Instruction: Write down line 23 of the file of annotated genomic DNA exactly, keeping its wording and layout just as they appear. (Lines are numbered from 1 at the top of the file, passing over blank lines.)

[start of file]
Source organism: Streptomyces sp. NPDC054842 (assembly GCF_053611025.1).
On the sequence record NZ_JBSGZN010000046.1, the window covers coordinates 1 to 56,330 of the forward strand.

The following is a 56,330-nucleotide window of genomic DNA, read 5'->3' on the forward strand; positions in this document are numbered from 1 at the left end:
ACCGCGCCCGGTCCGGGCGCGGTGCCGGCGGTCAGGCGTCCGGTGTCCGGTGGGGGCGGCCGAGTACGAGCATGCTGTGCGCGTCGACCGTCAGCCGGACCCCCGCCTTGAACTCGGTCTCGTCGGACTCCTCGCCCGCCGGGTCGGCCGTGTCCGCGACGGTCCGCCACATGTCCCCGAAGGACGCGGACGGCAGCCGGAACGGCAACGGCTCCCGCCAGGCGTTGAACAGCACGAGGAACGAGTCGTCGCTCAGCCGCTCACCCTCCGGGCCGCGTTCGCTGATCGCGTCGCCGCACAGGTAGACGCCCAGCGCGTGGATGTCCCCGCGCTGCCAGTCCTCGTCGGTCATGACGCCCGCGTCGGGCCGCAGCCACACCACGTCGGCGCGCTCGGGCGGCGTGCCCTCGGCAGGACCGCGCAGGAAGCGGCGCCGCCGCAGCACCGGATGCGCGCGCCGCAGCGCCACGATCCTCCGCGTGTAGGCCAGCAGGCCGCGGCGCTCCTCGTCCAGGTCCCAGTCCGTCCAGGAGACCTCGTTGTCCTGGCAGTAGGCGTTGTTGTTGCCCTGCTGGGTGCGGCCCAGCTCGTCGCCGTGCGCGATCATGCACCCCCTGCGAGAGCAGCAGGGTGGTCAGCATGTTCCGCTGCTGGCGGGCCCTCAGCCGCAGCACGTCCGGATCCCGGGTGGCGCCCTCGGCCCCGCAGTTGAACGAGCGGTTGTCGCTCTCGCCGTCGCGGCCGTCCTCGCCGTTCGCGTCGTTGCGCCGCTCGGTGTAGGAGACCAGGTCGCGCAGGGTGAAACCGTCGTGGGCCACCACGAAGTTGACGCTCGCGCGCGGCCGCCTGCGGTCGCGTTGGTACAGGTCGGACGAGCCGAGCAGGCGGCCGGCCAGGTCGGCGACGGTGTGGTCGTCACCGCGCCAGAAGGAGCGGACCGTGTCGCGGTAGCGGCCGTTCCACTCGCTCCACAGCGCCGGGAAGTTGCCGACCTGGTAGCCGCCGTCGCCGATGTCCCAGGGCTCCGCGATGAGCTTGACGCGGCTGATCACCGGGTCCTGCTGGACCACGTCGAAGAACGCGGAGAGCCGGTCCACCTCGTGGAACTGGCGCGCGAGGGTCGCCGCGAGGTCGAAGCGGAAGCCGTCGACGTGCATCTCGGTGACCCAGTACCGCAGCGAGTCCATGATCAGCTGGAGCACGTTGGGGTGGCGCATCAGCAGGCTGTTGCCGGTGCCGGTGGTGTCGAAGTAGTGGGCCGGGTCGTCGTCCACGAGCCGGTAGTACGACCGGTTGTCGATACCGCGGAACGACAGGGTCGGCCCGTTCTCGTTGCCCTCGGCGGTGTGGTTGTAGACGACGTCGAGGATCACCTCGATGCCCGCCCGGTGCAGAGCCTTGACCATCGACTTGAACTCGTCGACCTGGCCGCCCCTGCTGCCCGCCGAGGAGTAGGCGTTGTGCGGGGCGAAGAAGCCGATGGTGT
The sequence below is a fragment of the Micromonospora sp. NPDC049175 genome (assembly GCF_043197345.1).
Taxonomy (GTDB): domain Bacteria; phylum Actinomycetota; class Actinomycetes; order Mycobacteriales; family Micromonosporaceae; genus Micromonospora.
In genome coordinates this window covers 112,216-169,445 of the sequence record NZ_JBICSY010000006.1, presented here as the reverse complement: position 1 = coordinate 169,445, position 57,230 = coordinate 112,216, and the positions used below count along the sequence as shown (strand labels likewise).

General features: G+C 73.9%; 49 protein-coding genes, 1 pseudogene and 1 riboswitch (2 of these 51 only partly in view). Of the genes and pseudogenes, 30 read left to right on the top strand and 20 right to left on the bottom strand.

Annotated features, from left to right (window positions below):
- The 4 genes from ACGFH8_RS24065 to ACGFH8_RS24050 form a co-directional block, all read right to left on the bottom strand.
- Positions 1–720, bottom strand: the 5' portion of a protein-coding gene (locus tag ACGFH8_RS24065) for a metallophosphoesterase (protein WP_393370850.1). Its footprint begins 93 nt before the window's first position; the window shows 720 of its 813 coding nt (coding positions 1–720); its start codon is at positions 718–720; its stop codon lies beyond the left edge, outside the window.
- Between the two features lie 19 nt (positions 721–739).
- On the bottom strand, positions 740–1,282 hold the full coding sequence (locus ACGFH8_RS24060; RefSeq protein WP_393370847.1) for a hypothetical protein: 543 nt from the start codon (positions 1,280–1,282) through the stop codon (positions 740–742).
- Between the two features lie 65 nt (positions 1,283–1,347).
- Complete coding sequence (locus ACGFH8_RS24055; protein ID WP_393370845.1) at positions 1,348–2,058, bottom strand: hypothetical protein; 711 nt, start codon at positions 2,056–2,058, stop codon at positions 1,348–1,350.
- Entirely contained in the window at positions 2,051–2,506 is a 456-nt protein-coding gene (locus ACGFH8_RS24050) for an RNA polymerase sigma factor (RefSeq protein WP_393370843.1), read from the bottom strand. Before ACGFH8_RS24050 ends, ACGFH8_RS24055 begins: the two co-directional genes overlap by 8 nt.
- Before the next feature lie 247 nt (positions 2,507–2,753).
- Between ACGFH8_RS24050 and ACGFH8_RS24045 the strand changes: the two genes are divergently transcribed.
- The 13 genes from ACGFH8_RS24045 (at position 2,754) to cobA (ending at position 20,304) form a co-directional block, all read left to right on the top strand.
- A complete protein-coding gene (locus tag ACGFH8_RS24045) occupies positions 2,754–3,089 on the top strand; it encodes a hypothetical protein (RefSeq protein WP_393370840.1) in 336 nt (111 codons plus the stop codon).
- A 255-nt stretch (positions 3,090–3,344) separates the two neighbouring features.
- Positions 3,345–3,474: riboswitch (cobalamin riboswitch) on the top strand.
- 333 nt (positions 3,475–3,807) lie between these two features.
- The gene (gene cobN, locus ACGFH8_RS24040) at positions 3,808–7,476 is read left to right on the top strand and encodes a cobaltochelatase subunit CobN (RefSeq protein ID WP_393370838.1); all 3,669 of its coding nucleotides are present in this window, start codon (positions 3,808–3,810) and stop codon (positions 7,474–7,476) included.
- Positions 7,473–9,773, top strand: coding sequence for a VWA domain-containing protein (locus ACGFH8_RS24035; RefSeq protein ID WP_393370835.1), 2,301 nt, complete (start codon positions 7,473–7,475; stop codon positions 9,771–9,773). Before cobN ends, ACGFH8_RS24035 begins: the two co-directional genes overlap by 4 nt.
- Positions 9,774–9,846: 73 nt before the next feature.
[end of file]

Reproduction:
- 333 nt (positions 3,475–3,807) lie between these two features.